Ramnit Worm Stealing Facebook Account Passwords, E-mail Address & Bank Details


Oh look, another Facebook worm – this one seems pretty nasty and as usual it’s going for Facebook access details and then diving into banking credentials if it can find them.

It’s mostly targeted at the UK though, worms of these type usually are geographically limited as they are targeting bank information – it’s better to go after a certain niche of users.

45,000 isn’t a huge number though considering the latest stats say there are over 30 millions Facebook users from the UK alone.

A bank account-raiding worm has started spreading on Facebook, stealing login credentials as it creeps across the site, security researchers have revealed.

Evidence recovered from a command-and-control server used to coordinate the evolving Ramnit worm confirms that the malware has already stolen 45,000 Facebook passwords and associated email addresses. Experts from Seculert, who found the controller node, have supplied Facebook with a list of all the stolen credentials found on the server. Most of the victims are from either the UK or France.

Ramnit differs from other worms, such as Koobface, that have used Facebook to spread because it relies on multiple infection techniques and has only recently extended onto social networks. Koobface, by contrast, only uses Facebook or Twitter to spread.

“Ramnit started as a file infector worm which steals FTP credentials and browser cookies, then added some financial-stealing capabilities, and now recently added Facebook worm capabilities,” Aviv Raff, CTO at Seculert, told El Reg.

“We suspect that they use the Facebook logins to post on a victim’s friends’ wall links to malicious websites which download Ramnit,” he added.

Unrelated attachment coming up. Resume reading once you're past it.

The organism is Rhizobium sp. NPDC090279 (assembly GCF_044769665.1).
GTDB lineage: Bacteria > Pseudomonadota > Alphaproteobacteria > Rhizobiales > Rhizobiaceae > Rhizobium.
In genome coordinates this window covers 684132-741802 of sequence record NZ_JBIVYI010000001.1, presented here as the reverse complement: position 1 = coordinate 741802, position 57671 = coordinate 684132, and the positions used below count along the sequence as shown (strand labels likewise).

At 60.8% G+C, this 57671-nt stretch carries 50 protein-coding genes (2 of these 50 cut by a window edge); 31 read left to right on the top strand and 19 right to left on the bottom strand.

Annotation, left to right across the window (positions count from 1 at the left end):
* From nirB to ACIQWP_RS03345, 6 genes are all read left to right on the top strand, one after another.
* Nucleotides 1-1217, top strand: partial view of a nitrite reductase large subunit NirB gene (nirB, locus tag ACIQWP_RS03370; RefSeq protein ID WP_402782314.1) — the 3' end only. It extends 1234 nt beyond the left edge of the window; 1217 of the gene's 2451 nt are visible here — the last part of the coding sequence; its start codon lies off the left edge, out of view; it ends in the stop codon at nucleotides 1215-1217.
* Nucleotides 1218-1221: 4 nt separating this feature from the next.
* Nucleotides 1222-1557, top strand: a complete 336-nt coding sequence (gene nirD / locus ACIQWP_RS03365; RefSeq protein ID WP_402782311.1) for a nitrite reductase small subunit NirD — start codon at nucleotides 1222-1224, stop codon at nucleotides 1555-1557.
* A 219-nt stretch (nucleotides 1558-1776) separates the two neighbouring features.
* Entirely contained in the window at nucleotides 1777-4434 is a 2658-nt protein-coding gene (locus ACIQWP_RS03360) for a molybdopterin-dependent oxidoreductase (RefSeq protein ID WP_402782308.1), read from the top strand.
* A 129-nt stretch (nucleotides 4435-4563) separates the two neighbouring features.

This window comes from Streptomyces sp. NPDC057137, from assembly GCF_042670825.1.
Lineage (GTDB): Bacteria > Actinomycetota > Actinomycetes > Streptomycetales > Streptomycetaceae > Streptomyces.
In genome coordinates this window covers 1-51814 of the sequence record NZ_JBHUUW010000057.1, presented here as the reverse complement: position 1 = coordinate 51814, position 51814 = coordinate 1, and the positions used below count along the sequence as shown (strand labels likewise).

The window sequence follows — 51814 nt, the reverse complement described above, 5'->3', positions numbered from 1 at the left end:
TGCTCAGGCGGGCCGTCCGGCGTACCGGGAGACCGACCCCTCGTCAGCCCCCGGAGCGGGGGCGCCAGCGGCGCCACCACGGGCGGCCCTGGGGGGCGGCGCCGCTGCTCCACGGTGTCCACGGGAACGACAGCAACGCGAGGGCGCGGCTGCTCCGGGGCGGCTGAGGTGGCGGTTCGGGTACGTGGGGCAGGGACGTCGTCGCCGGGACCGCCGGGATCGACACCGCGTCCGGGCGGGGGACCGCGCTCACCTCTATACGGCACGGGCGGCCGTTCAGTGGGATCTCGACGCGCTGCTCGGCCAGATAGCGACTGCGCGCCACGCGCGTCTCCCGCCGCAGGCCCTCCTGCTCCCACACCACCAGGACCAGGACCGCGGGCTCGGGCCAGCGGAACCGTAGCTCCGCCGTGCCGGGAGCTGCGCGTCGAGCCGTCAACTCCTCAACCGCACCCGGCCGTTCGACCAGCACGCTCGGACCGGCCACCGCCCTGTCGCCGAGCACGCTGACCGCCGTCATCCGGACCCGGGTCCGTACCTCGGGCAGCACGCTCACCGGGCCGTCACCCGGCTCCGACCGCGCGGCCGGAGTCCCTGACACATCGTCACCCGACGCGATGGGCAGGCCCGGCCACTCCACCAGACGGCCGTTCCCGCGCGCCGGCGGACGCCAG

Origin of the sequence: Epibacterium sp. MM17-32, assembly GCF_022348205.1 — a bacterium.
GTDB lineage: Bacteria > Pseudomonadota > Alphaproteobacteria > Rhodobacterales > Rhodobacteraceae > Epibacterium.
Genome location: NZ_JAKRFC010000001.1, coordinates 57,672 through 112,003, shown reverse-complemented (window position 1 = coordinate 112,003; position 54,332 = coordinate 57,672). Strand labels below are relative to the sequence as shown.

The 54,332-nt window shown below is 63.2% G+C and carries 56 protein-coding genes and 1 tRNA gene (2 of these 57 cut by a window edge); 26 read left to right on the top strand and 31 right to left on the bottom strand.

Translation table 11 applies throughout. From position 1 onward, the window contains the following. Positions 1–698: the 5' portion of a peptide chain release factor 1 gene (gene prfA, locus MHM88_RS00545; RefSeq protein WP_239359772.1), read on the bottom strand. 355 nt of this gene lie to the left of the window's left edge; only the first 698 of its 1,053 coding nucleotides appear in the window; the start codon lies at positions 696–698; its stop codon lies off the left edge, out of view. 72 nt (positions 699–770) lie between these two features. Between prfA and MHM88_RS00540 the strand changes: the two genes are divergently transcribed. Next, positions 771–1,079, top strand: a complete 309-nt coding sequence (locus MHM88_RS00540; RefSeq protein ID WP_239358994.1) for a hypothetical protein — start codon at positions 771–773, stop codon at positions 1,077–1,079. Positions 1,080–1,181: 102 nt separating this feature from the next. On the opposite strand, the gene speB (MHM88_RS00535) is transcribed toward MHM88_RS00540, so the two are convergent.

There was indeed Koobface some time back, but that was purely on Facebook – the danger with worms like Ramnit is that Facebook is only 1 of the vectors they are using to spread.

It’s a good job researchers got hold of one the command and control nodes – or this could have gotten a whole lot messier. Facebook has been pretty good lately blocking malicious strings and clamping down on worms as soon as they show up.


Ramnit first appeared in April 2010. By last July variants of the malware accounted for 17.3 per cent of all new malicious software infections, according to Symantec. A month later Trusteer reported that flavours of Ramnit were packing sophisticated banking login credential snaffling capabilities – technologies culled from the leak of the source code of the notorious ZeuS cybercrime toolkit at around the same time.

The new Ramnit configuration was able to bypass two-factor authentication and transaction-signing systems used by financial institutions to protect online banking sessions. The same technology might also be used to bypass two-factor authentication mechanisms in order to gain remote access to corporate networks, Seculert warns.

The move onto Facebook by the miscreants behind Ramnit seems designed primarily to expand the malware’s distribution network and infect more victims.

“We suspect that the attackers behind Ramnit are using the stolen credentials to expand the malware’s reach,” Seculert concludes, adding that capturing the login credentials of Facebook accounts creates a means to attack more sensitive accounts that happen to use the same email address and password combination.

“The cyber-criminals are also taking advantage of the fact that people usually use the same passwords for different web-based services (Facebook, Gmail, Corporate SSL VPN, Outlook Web Access, etc.) to gain remote access to corporate networks,” it said.

The Ramnit outbreak on Facebook follows the November outbreak of an earlier worm that tried to infect victims with a variant of ZeuS.

The scary part is that the latest version of Ramnit can bypass two factor authentication! I’m not exactly sure how it does that, but it seems to have snagged a lot of features from the source code leak of ZeuS.

I would agree with the article though, people do tend to re-use passwords, they trust things shared on Facebook and it’s a good platform to spread malware rapidly.

Source: The Register

Posted in: Malware, Spammers & Scammers, Web Hacking

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